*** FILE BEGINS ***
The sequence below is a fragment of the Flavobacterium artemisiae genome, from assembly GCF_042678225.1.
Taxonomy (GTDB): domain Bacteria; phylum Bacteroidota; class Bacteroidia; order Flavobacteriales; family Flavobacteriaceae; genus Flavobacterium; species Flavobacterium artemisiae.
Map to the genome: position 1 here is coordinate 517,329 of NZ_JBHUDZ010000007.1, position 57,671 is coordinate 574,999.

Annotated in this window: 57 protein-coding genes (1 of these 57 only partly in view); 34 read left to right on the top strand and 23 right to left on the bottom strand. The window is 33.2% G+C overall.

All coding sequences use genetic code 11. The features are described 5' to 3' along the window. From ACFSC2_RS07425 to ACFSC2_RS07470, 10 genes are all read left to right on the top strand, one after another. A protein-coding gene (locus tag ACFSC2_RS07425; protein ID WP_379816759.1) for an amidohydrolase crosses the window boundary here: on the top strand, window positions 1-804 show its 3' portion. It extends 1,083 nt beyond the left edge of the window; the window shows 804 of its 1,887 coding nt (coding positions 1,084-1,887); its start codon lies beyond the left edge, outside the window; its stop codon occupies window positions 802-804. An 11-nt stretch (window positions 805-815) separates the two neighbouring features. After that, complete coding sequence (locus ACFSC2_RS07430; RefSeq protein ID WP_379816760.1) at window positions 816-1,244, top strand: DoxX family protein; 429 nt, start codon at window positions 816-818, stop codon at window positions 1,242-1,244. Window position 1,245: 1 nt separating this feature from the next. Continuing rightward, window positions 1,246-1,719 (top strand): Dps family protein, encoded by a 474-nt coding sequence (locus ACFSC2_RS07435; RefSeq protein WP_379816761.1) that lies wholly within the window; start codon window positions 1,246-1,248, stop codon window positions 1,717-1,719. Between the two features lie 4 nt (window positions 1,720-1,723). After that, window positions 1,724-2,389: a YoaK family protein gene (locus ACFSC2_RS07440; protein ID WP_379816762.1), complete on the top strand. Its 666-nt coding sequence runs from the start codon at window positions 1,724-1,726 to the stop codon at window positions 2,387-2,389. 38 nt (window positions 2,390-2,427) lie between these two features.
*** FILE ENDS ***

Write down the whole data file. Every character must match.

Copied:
The sequence below is a fragment of the Flavobacterium artemisiae genome, from assembly GCF_042678225.1.
Taxonomy (GTDB): domain Bacteria; phylum Bacteroidota; class Bacteroidia; order Flavobacteriales; family Flavobacteriaceae; genus Flavobacterium; species Flavobacterium artemisiae.
Map to the genome: position 1 here is coordinate 517,329 of NZ_JBHUDZ010000007.1, position 57,671 is coordinate 574,999.

Annotated in this window: 57 protein-coding genes (1 of these 57 only partly in view); 34 read left to right on the top strand and 23 right to left on the bottom strand. The window is 33.2% G+C overall.

All coding sequences use genetic code 11. The features are described 5' to 3' along the window. From ACFSC2_RS07425 to ACFSC2_RS07470, 10 genes are all read left to right on the top strand, one after another. A protein-coding gene (locus tag ACFSC2_RS07425; protein ID WP_379816759.1) for an amidohydrolase crosses the window boundary here: on the top strand, window positions 1-804 show its 3' portion. It extends 1,083 nt beyond the left edge of the window; the window shows 804 of its 1,887 coding nt (coding positions 1,084-1,887); its start codon lies beyond the left edge, outside the window; its stop codon occupies window positions 802-804. An 11-nt stretch (window positions 805-815) separates the two neighbouring features. After that, complete coding sequence (locus ACFSC2_RS07430; RefSeq protein ID WP_379816760.1) at window positions 816-1,244, top strand: DoxX family protein; 429 nt, start codon at window positions 816-818, stop codon at window positions 1,242-1,244. Window position 1,245: 1 nt separating this feature from the next. Continuing rightward, window positions 1,246-1,719 (top strand): Dps family protein, encoded by a 474-nt coding sequence (locus ACFSC2_RS07435; RefSeq protein WP_379816761.1) that lies wholly within the window; start codon window positions 1,246-1,248, stop codon window positions 1,717-1,719. Between the two features lie 4 nt (window positions 1,720-1,723). After that, window positions 1,724-2,389: a YoaK family protein gene (locus ACFSC2_RS07440; protein ID WP_379816762.1), complete on the top strand. Its 666-nt coding sequence runs from the start codon at window positions 1,724-1,726 to the stop codon at window positions 2,387-2,389. 38 nt (window positions 2,390-2,427) lie between these two features.